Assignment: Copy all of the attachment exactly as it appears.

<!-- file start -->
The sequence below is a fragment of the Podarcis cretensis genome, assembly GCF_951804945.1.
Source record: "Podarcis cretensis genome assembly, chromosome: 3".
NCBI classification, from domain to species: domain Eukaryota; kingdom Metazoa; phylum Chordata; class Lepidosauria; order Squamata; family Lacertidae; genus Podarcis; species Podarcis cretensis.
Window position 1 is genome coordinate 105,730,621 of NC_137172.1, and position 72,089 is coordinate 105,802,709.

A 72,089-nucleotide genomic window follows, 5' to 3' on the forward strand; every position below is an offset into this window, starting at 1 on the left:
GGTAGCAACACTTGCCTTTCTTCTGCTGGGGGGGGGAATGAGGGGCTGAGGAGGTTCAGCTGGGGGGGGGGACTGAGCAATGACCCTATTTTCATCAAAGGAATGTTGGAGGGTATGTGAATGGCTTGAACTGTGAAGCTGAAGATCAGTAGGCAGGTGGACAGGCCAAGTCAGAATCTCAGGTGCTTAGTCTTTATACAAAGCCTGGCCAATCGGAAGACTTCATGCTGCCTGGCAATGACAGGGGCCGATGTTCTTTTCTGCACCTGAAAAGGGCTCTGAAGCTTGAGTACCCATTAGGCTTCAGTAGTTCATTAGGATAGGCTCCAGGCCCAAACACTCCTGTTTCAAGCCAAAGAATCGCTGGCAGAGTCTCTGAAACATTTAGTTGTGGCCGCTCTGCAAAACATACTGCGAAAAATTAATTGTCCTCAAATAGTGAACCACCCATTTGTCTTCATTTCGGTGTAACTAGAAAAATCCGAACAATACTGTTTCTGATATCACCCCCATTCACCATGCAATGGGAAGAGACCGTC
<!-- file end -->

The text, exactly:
The sequence below is a fragment of the Podarcis cretensis genome, assembly GCF_951804945.1.
Source record: "Podarcis cretensis genome assembly, chromosome: 3".
NCBI classification, from domain to species: domain Eukaryota; kingdom Metazoa; phylum Chordata; class Lepidosauria; order Squamata; family Lacertidae; genus Podarcis; species Podarcis cretensis.
Window position 1 is genome coordinate 105,730,621 of NC_137172.1, and position 72,089 is coordinate 105,802,709.

A 72,089-nucleotide genomic window follows, 5' to 3' on the forward strand; every position below is an offset into this window, starting at 1 on the left:
GGTAGCAACACTTGCCTTTCTTCTGCTGGGGGGGGGAATGAGGGGCTGAGGAGGTTCAGCTGGGGGGGGGGACTGAGCAATGACCCTATTTTCATCAAAGGAATGTTGGAGGGTATGTGAATGGCTTGAACTGTGAAGCTGAAGATCAGTAGGCAGGTGGACAGGCCAAGTCAGAATCTCAGGTGCTTAGTCTTTATACAAAGCCTGGCCAATCGGAAGACTTCATGCTGCCTGGCAATGACAGGGGCCGATGTTCTTTTCTGCACCTGAAAAGGGCTCTGAAGCTTGAGTACCCATTAGGCTTCAGTAGTTCATTAGGATAGGCTCCAGGCCCAAACACTCCTGTTTCAAGCCAAAGAATCGCTGGCAGAGTCTCTGAAACATTTAGTTGTGGCCGCTCTGCAAAACATACTGCGAAAAATTAATTGTCCTCAAATAGTGAACCACCCATTTGTCTTCATTTCGGTGTAACTAGAAAAATCCGAACAATACTGTTTCTGATATCACCCCCATTCACCATGCAATGGGAAGAGACCGTC